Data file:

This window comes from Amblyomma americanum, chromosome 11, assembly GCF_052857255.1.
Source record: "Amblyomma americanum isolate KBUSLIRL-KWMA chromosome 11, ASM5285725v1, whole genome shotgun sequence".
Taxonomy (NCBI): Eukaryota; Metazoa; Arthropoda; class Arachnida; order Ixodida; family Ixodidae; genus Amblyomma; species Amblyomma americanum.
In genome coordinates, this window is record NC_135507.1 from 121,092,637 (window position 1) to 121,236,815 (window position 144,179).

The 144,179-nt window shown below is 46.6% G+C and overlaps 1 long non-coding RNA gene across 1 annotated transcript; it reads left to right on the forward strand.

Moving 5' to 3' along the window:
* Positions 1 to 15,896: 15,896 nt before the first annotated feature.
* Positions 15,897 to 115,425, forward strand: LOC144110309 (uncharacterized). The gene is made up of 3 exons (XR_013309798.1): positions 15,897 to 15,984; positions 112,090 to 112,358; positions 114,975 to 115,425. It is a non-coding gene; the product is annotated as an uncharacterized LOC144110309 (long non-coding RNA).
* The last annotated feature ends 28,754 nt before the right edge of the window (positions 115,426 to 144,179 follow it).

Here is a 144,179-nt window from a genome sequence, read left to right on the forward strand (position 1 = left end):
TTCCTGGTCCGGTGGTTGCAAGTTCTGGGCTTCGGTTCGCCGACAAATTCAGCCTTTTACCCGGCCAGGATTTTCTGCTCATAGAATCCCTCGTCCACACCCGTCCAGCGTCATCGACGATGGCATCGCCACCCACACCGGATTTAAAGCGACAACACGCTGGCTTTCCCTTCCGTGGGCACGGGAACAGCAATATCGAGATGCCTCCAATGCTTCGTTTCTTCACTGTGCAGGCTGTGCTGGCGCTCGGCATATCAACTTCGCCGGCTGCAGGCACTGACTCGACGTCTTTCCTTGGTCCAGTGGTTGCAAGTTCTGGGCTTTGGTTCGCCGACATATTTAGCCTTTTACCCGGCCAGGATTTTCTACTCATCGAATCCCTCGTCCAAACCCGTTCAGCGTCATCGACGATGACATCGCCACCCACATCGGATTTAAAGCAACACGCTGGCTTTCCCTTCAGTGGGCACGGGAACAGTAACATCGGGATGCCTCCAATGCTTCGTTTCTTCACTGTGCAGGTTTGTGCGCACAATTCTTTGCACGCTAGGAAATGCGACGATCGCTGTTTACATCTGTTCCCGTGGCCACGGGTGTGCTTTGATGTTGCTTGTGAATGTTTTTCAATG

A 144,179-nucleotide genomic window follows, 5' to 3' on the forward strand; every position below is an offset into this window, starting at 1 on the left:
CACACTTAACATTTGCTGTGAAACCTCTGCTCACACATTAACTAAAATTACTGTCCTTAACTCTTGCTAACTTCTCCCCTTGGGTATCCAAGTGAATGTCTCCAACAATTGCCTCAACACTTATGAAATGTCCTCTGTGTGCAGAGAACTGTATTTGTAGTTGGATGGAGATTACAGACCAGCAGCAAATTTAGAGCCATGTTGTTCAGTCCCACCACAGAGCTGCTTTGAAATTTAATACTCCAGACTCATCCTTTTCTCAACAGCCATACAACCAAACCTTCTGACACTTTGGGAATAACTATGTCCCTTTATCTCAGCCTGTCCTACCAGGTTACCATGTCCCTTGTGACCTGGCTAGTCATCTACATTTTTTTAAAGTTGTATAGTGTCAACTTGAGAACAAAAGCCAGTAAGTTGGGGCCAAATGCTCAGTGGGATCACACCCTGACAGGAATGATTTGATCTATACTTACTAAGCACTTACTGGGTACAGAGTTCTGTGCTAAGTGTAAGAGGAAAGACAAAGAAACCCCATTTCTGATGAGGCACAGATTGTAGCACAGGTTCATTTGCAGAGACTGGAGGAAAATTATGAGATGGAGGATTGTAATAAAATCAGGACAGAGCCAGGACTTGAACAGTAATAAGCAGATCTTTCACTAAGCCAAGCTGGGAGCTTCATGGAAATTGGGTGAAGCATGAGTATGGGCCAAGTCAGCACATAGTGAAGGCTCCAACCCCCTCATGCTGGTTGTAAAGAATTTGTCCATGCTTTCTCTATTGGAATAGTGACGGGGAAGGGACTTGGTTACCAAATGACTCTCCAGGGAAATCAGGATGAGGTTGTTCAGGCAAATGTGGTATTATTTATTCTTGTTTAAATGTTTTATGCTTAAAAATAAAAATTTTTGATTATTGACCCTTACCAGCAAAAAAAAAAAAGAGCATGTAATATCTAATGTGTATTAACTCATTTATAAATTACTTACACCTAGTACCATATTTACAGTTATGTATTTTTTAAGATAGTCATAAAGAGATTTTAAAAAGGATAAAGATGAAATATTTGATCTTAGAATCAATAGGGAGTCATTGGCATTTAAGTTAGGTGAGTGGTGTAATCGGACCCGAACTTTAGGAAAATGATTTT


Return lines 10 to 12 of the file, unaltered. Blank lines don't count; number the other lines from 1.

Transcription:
Here is a 144,179-nt window from a genome sequence, read left to right on the forward strand (position 1 = left end):
TTCCTGGTCCGGTGGTTGCAAGTTCTGGGCTTCGGTTCGCCGACAAATTCAGCCTTTTACCCGGCCAGGATTTTCTGCTCATAGAATCCCTCGTCCACACCCGTCCAGCGTCATCGACGATGGCATCGCCACCCACACCGGATTTAAAGCGACAACACGCTGGCTTTCCCTTCCGTGGGCACGGGAACAGCAATATCGAGATGCCTCCAATGCTTCGTTTCTTCACTGTGCAGGCTGTGCTGGCGCTCGGCATATCAACTTCGCCGGCTGCAGGCACTGACTCGACGTCTTTCCTTGGTCCAGTGGTTGCAAGTTCTGGGCTTTGGTTCGCCGACATATTTAGCCTTTTACCCGGCCAGGATTTTCTACTCATCGAATCCCTCGTCCAAACCCGTTCAGCGTCATCGACGATGACATCGCCACCCACATCGGATTTAAAGCAACACGCTGGCTTTCCCTTCAGTGGGCACGGGAACAGTAACATCGGGATGCCTCCAATGCTTCGTTTCTTCACTGTGCAGGTTTGTGCGCACAATTCTTTGCACGCTAGGAAATGCGACGATCGCTGTTTACATCTGTTCCCGTGGCCACGGGTGTGCTTTGATGTTGCTTGTGAATGTTTTTCAATG

A 144,179-nucleotide genomic window follows, 5' to 3' on the forward strand; every position below is an offset into this window, starting at 1 on the left: